Fire engines, ambulances, and buses first!
Big Data, artificial intelligence (AI) and 5G are making our cities smart: Intelligent traffic management systems are efficiently orchestrating urban traffic. The result? An end to columns of cars snaking their way through the streets at a snail’s pace. Buses, ambulances, and fire engines quickly reach their destination, despite the rush hour. People and the environment are benefiting from that – including those driving commercial vehicles of all kinds as they get around the city.
Cities are growing worldwide, and the numbers living in them are steadily increasing too. By 2030, according to estimates by the United Nations, around 60 percent of the world’s population will live in urban areas. In 2021 it was 4.5 billion people, or 57 percent of the roughly eight billion people living on this earth. Currently, there are 34 megacities, each with over ten million inhabitants. All of them are on the move in the area where they live and work - by car, on foot, or using micro-vehicles; they are looking for parking spaces, they use municipal transport, they have goods delivered, or they buy things from shops that need to be supplied with goods.
The urban mobility landscape is becoming more complex, with more and more actors moving around the streets. If our cities are to remain clean and places worth living in, the authorities need to direct the traffic in completely different ways to how they have done in the past. The latest technologies are helping to avoid traffic jams and emissions and to increase road safety.
A green wave using adaptive traffic management
The buzzwords here are: Big Data, artificial intelligence, car2X and connectivity. Companies like Yunex Traffic, Swarco and Kapsch have developed smart traffic management systems that read off traffic and environmental data. The data is used for traffic management to reduce travel time and emissions of CO2 and NO2. The data is anonymized and then used to manage the traffic.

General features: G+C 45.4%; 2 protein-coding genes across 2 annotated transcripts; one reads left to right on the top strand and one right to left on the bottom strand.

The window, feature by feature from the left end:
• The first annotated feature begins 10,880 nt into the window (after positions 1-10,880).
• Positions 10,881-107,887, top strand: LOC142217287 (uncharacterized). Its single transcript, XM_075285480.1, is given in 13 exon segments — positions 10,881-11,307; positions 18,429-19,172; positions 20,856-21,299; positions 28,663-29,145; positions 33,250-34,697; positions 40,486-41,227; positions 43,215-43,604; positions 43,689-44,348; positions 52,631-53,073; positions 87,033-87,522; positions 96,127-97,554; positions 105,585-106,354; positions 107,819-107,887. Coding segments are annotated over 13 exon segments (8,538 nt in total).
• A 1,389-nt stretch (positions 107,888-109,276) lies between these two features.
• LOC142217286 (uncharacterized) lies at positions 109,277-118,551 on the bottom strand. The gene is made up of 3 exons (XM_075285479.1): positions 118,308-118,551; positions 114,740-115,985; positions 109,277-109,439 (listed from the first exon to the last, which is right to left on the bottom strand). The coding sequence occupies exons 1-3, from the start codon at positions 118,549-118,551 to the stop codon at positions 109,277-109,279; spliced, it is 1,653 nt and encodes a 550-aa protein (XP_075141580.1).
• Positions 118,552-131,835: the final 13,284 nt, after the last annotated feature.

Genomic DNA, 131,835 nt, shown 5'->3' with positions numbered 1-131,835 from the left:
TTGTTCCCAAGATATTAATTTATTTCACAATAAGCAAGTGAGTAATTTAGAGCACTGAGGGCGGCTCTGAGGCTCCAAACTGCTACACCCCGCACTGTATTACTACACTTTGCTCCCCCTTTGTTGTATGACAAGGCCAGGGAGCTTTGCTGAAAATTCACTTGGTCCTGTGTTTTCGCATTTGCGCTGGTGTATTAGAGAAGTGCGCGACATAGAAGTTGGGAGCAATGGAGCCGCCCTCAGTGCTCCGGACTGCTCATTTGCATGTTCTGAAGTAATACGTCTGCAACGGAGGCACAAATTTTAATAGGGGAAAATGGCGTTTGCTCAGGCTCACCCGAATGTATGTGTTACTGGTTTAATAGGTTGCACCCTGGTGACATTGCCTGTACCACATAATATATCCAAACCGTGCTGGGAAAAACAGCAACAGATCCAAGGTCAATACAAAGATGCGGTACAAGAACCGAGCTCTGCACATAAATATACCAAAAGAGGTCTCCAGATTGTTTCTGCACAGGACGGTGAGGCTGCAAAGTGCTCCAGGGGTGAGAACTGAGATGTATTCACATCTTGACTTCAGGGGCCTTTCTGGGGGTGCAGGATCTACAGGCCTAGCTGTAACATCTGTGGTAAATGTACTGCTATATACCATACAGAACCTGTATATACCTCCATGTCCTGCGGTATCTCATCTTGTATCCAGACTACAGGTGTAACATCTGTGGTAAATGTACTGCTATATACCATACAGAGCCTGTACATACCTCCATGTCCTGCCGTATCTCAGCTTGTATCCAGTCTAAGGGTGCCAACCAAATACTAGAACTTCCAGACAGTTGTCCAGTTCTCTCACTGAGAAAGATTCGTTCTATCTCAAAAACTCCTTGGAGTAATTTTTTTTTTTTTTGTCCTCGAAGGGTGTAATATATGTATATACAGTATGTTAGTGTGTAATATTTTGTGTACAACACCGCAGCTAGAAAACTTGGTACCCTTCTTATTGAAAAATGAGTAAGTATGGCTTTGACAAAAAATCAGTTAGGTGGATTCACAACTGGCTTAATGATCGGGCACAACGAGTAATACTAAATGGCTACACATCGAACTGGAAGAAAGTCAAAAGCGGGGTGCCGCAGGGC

Intelligent Traffic Systems (ITS) recognize the various vehicle classes, along with pedestrians and cyclists – and adapt the traffic management to the special mobility needs of the city. These vary depending on the location, the situation, the vehicles, the time of day, the weather, and the environmental pollution. Thus, for instance, car traffic can be prioritized during the rush hour. At school times as lessons end and during pick-up times from daycare centers, priority can be given instead to pedestrian traffic. Passenger transport vehicles, police vehicles, ambulances or delivery vehicles can be prioritized as needed. Similarly, private vehicles can rapidly be guided out of a particularly critical area, or vehicles diverted before they run into a traffic jam.
The complete data flows to a control center that manages all the urban traffic. For example, it also programs dynamic road signs that provide drivers with recommendations as to speed and which roads to use. If you follow these recommendations, you ride the city on a ‘green wave’ and avoid high-emission stop and go driving.
Interplay of hardware and software
While it’s true that the urban infrastructure needs upgrading to install an ITS, existing infrastructure elements can be expanded and integrated into the system. Wiesbaden is a good example of how that works: With its Digi-V project, the capital of Hesse is looking to no longer be one of the 70 German cities which regularly exceed NOx limits – and to avoid bans on driving in the city center.
All traffic light systems on the major road network are being equipped with control, camera and sensor technology. Thus 227 lights were modified, and 50 environmental sensors or weather sensors and around 400 cameras deployed. They differentiate between road-users such as trucks, cars, buses, cycles, and pedestrians. They do not capture faces or registration numbers.